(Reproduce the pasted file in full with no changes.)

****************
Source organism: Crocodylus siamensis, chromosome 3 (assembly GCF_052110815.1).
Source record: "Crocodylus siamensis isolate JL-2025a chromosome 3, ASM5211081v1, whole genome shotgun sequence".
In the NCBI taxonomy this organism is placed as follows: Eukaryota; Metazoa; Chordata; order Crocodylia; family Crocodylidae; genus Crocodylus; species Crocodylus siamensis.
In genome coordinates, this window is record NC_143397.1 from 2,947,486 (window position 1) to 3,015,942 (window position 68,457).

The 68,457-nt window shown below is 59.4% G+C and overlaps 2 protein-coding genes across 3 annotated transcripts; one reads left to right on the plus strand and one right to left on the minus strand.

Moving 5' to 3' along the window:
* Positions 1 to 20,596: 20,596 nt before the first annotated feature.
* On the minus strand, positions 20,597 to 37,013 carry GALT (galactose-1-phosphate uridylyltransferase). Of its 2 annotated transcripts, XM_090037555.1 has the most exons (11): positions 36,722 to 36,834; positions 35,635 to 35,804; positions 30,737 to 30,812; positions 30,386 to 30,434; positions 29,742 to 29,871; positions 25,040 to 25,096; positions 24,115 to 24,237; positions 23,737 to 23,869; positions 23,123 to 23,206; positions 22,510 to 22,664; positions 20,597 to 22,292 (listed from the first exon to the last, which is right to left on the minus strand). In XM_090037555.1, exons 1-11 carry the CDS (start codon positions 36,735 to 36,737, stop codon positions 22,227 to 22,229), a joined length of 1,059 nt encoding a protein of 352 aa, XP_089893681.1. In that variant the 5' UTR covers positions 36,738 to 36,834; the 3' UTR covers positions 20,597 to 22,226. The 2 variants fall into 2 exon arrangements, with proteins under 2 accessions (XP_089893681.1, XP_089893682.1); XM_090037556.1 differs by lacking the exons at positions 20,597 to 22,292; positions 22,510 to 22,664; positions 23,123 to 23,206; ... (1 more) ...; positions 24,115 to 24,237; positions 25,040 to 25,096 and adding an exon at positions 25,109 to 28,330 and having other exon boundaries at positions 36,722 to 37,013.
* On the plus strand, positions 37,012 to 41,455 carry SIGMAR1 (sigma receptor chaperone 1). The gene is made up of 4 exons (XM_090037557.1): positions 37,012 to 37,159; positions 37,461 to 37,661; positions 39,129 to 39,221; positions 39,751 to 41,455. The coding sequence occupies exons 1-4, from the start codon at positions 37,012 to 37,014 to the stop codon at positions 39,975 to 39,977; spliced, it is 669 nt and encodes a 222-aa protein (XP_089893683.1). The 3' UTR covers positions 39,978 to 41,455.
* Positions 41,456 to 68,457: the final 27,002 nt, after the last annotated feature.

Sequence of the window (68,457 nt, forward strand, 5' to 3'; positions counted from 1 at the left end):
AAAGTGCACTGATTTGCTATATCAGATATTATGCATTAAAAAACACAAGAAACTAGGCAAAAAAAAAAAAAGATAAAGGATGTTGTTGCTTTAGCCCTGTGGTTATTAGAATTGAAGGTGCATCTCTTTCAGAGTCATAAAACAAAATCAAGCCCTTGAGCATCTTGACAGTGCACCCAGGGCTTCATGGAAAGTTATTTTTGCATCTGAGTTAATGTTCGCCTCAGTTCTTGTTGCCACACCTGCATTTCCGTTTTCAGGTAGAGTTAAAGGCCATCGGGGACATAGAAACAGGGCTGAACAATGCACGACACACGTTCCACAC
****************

Source organism: Crocodylus siamensis, chromosome 3 (assembly GCF_052110815.1).
Source record: "Crocodylus siamensis isolate JL-2025a chromosome 3, ASM5211081v1, whole genome shotgun sequence".
In the NCBI taxonomy this organism is placed as follows: Eukaryota; Metazoa; Chordata; order Crocodylia; family Crocodylidae; genus Crocodylus; species Crocodylus siamensis.
In genome coordinates, this window is record NC_143397.1 from 2,947,486 (window position 1) to 3,015,942 (window position 68,457).

The 68,457-nt window shown below is 59.4% G+C and overlaps 2 protein-coding genes across 3 annotated transcripts; one reads left to right on the plus strand and one right to left on the minus strand.

Moving 5' to 3' along the window:
* Positions 1 to 20,596: 20,596 nt before the first annotated feature.
* On the minus strand, positions 20,597 to 37,013 carry GALT (galactose-1-phosphate uridylyltransferase). Of its 2 annotated transcripts, XM_090037555.1 has the most exons (11): positions 36,722 to 36,834; positions 35,635 to 35,804; positions 30,737 to 30,812; positions 30,386 to 30,434; positions 29,742 to 29,871; positions 25,040 to 25,096; positions 24,115 to 24,237; positions 23,737 to 23,869; positions 23,123 to 23,206; positions 22,510 to 22,664; positions 20,597 to 22,292 (listed from the first exon to the last, which is right to left on the minus strand). In XM_090037555.1, exons 1-11 carry the CDS (start codon positions 36,735 to 36,737, stop codon positions 22,227 to 22,229), a joined length of 1,059 nt encoding a protein of 352 aa, XP_089893681.1. In that variant the 5' UTR covers positions 36,738 to 36,834; the 3' UTR covers positions 20,597 to 22,226. The 2 variants fall into 2 exon arrangements, with proteins under 2 accessions (XP_089893681.1, XP_089893682.1); XM_090037556.1 differs by lacking the exons at positions 20,597 to 22,292; positions 22,510 to 22,664; positions 23,123 to 23,206; ... (1 more) ...; positions 24,115 to 24,237; positions 25,040 to 25,096 and adding an exon at positions 25,109 to 28,330 and having other exon boundaries at positions 36,722 to 37,013.
* On the plus strand, positions 37,012 to 41,455 carry SIGMAR1 (sigma receptor chaperone 1). The gene is made up of 4 exons (XM_090037557.1): positions 37,012 to 37,159; positions 37,461 to 37,661; positions 39,129 to 39,221; positions 39,751 to 41,455. The coding sequence occupies exons 1-4, from the start codon at positions 37,012 to 37,014 to the stop codon at positions 39,975 to 39,977; spliced, it is 669 nt and encodes a 222-aa protein (XP_089893683.1). The 3' UTR covers positions 39,978 to 41,455.
* Positions 41,456 to 68,457: the final 27,002 nt, after the last annotated feature.

Sequence of the window (68,457 nt, forward strand, 5' to 3'; positions counted from 1 at the left end):
AAAGTGCACTGATTTGCTATATCAGATATTATGCATTAAAAAACACAAGAAACTAGGCAAAAAAAAAAAAAGATAAAGGATGTTGTTGCTTTAGCCCTGTGGTTATTAGAATTGAAGGTGCATCTCTTTCAGAGTCATAAAACAAAATCAAGCCCTTGAGCATCTTGACAGTGCACCCAGGGCTTCATGGAAAGTTATTTTTGCATCTGAGTTAATGTTCGCCTCAGTTCTTGTTGCCACACCTGCATTTCCGTTTTCAGGTAGAGTTAAAGGCCATCGGGGACATAGAAACAGGGCTGAACAATGCACGACACACGTTCCACAC